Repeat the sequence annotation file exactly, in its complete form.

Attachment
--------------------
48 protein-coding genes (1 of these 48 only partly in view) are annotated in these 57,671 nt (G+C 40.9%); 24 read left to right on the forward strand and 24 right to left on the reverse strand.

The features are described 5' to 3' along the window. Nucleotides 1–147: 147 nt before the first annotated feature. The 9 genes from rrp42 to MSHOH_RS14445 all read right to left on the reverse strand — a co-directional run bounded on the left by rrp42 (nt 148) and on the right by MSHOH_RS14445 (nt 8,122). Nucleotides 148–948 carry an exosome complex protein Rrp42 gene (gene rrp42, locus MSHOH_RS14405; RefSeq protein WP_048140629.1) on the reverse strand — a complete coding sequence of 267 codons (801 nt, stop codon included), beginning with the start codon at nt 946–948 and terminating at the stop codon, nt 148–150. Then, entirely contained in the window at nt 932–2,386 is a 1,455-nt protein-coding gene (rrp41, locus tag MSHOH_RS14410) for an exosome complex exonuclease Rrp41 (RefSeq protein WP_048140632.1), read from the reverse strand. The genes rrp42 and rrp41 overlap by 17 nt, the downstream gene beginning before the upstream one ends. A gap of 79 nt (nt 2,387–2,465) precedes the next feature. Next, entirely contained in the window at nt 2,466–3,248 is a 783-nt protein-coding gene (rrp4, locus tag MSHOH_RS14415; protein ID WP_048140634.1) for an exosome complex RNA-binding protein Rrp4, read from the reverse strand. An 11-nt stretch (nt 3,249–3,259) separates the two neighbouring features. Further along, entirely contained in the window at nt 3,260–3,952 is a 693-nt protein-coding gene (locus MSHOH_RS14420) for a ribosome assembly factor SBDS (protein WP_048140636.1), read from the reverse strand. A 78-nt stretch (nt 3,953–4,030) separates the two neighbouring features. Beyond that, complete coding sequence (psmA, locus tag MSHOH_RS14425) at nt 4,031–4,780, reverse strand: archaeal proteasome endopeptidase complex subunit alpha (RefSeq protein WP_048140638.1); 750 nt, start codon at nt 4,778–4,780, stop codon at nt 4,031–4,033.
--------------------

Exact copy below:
48 protein-coding genes (1 of these 48 only partly in view) are annotated in these 57,671 nt (G+C 40.9%); 24 read left to right on the forward strand and 24 right to left on the reverse strand.

The features are described 5' to 3' along the window. Nucleotides 1–147: 147 nt before the first annotated feature. The 9 genes from rrp42 to MSHOH_RS14445 all read right to left on the reverse strand — a co-directional run bounded on the left by rrp42 (nt 148) and on the right by MSHOH_RS14445 (nt 8,122). Nucleotides 148–948 carry an exosome complex protein Rrp42 gene (gene rrp42, locus MSHOH_RS14405; RefSeq protein WP_048140629.1) on the reverse strand — a complete coding sequence of 267 codons (801 nt, stop codon included), beginning with the start codon at nt 946–948 and terminating at the stop codon, nt 148–150. Then, entirely contained in the window at nt 932–2,386 is a 1,455-nt protein-coding gene (rrp41, locus tag MSHOH_RS14410) for an exosome complex exonuclease Rrp41 (RefSeq protein WP_048140632.1), read from the reverse strand. The genes rrp42 and rrp41 overlap by 17 nt, the downstream gene beginning before the upstream one ends. A gap of 79 nt (nt 2,387–2,465) precedes the next feature. Next, entirely contained in the window at nt 2,466–3,248 is a 783-nt protein-coding gene (rrp4, locus tag MSHOH_RS14415; protein ID WP_048140634.1) for an exosome complex RNA-binding protein Rrp4, read from the reverse strand. An 11-nt stretch (nt 3,249–3,259) separates the two neighbouring features. Further along, entirely contained in the window at nt 3,260–3,952 is a 693-nt protein-coding gene (locus MSHOH_RS14420) for a ribosome assembly factor SBDS (protein WP_048140636.1), read from the reverse strand. A 78-nt stretch (nt 3,953–4,030) separates the two neighbouring features. Beyond that, complete coding sequence (psmA, locus tag MSHOH_RS14425) at nt 4,031–4,780, reverse strand: archaeal proteasome endopeptidase complex subunit alpha (RefSeq protein WP_048140638.1); 750 nt, start codon at nt 4,778–4,780, stop codon at nt 4,031–4,033.